Summer Term includes for-credit courses in the arts, the sciences, math, and engineering. Review the options in your desired college major or diversify your interests by choosing a new discipline to study.

Filter your search to customize your view into the Catalog. Some undergraduate courses are also available to qualified pre-college students.

SHOW:
View Full Course Listing

Advanced Spanish I - AS.210.311

Pre-College students & Undergraduate students May 31 - July 1 Online
3 Credits Status: Open Save this Course View Saved Courses

This course is a comprehensive study of the Spanish language focused on the continuing development of students’ communicative abilities and their knowledge of Hispanic cultures. Students will expand their use of basic structures of Spanish with a special emphasis on more difficult grammatical and vocabulary aspects, and further improve both their oral and written skills. Students will sharper their critical thinking skills and listening abilities utilizing movies and written texts. This course combines an extensive use of an online component with class participation and three exams. Upon successful completion of this course, students will have acquired extended complex language tools that facilitate proficiency in Spanish and its use in various professional contexts. There is no final exam. May not be taken satisfactory/unsatisfactory. No new enrollments permitted after the third class session.

Prerequisite: AS.210.212 (Spanish Elements II) or appropriate webcape score.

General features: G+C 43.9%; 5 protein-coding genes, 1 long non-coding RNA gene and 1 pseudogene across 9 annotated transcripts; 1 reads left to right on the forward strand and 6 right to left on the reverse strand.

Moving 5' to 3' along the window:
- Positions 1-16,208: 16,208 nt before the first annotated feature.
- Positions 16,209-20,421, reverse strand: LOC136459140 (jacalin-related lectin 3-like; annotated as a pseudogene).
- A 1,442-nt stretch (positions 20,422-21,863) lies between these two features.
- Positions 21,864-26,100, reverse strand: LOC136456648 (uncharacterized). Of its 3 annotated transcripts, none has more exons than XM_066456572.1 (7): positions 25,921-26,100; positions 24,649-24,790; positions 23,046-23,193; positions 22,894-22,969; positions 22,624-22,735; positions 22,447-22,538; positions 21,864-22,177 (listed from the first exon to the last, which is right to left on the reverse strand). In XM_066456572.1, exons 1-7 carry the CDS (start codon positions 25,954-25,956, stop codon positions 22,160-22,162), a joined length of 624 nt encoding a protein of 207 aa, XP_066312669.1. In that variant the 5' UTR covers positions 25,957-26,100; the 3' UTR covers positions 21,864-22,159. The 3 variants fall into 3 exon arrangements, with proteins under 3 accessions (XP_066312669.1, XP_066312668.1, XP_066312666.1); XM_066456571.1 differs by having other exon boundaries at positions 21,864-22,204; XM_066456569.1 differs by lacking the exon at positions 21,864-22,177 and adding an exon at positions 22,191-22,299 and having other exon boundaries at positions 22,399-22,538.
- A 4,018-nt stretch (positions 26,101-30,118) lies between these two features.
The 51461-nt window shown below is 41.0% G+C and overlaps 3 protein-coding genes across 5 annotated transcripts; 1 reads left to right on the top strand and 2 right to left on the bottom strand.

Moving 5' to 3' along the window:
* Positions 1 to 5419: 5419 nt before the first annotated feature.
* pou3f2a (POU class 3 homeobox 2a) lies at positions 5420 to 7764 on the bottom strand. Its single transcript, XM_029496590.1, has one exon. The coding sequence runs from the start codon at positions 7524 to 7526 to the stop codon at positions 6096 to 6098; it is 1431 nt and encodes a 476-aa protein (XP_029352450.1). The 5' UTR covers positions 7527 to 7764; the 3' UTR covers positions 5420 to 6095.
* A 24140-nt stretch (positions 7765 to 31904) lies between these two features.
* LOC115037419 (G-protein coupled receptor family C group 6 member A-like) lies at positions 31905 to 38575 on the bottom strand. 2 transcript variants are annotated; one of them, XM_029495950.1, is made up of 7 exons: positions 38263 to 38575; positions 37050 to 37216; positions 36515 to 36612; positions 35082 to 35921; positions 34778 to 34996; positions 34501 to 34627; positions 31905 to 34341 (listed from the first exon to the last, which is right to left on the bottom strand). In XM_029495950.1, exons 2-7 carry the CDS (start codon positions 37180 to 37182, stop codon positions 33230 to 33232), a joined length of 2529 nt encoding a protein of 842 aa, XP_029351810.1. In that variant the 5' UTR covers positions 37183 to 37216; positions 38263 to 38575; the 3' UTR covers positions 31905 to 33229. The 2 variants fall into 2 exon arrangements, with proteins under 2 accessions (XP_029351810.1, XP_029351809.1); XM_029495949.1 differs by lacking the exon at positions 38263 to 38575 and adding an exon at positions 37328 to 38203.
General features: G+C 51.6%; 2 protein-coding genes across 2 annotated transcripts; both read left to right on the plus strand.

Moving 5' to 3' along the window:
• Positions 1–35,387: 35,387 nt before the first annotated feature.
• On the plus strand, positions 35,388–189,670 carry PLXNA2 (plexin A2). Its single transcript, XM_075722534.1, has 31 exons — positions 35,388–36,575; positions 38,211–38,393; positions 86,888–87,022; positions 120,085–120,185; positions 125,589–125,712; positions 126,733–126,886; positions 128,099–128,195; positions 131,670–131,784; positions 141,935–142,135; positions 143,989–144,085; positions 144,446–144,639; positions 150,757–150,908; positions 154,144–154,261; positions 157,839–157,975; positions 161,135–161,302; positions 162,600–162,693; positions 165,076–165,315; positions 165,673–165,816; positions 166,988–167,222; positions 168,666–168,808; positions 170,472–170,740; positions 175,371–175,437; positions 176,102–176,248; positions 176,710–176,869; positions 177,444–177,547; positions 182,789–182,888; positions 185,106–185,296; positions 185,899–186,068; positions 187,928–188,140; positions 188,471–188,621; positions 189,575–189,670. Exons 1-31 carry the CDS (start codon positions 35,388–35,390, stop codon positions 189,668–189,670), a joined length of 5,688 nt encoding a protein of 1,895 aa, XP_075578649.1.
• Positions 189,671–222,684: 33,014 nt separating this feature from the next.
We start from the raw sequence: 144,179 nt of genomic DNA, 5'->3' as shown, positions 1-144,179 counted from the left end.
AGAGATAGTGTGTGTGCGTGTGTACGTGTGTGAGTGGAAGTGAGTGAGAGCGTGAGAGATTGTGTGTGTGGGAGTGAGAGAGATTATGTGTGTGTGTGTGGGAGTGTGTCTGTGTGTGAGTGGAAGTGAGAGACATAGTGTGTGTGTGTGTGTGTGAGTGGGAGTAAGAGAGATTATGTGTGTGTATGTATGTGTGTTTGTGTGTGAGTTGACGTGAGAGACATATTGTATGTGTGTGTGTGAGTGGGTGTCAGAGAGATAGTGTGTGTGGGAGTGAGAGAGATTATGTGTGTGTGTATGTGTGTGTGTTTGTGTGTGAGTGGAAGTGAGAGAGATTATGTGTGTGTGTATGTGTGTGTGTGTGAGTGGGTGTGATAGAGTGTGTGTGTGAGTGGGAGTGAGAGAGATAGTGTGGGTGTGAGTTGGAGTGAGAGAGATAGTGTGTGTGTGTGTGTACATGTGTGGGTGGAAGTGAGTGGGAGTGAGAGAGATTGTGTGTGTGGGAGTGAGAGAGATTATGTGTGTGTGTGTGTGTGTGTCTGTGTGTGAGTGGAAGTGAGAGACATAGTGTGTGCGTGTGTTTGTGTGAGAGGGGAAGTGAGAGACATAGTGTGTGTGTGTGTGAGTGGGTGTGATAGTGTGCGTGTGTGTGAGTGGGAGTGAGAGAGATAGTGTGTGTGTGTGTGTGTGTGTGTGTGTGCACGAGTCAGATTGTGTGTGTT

This online course is primarily delivered asynchronously; however, your instructor may schedule live interactions as well. Please refer to your syllabus for these opportunities and for important course deadlines.

Duration
5 weeks
Area of Study
Humanities
Department
Modern Languages and Literatures
Instructor
Sanchez, Loreto

Advanced Spanish II - AS.210.312

Pre-College students & Undergraduate students July 5 - August 5 Online
3 Credits Status: Open Save this Course View Saved Courses

This course is thorough review of the Spanish language focused on the development of students’ communicative abilities and their knowledge of Hispanic cultures. Students will both expand their knowledge of the basic structures of Spanish, with special emphasis on more difficult grammatical and vocabulary aspects, and further improve on oral and written skills. Students will increase their critical thinking skills and listening abilities utilizing movies and written texts. This course combines an extensive use of an online component, class participation and three exams. Upon successful completion of this course, students will have acquired more complex language tools to become proficient in Spanish and its use in various professional contexts. There is no final exam. May not be taken satisfactory/unsatisfactory. No new enrollments permitted after the third class session.

Prerequisite: AS.210.311 (Advanced Spanish I) or appropriate webcape score.

This online course is primarily delivered asynchronously; however, your instructor may schedule live interactions as well. Please refer to your syllabus for these opportunities and for important course deadlines.

Duration
5 weeks
Area of Study
Humanities
Department
Modern Languages and Literatures
Instructor
Sanchez, Loreto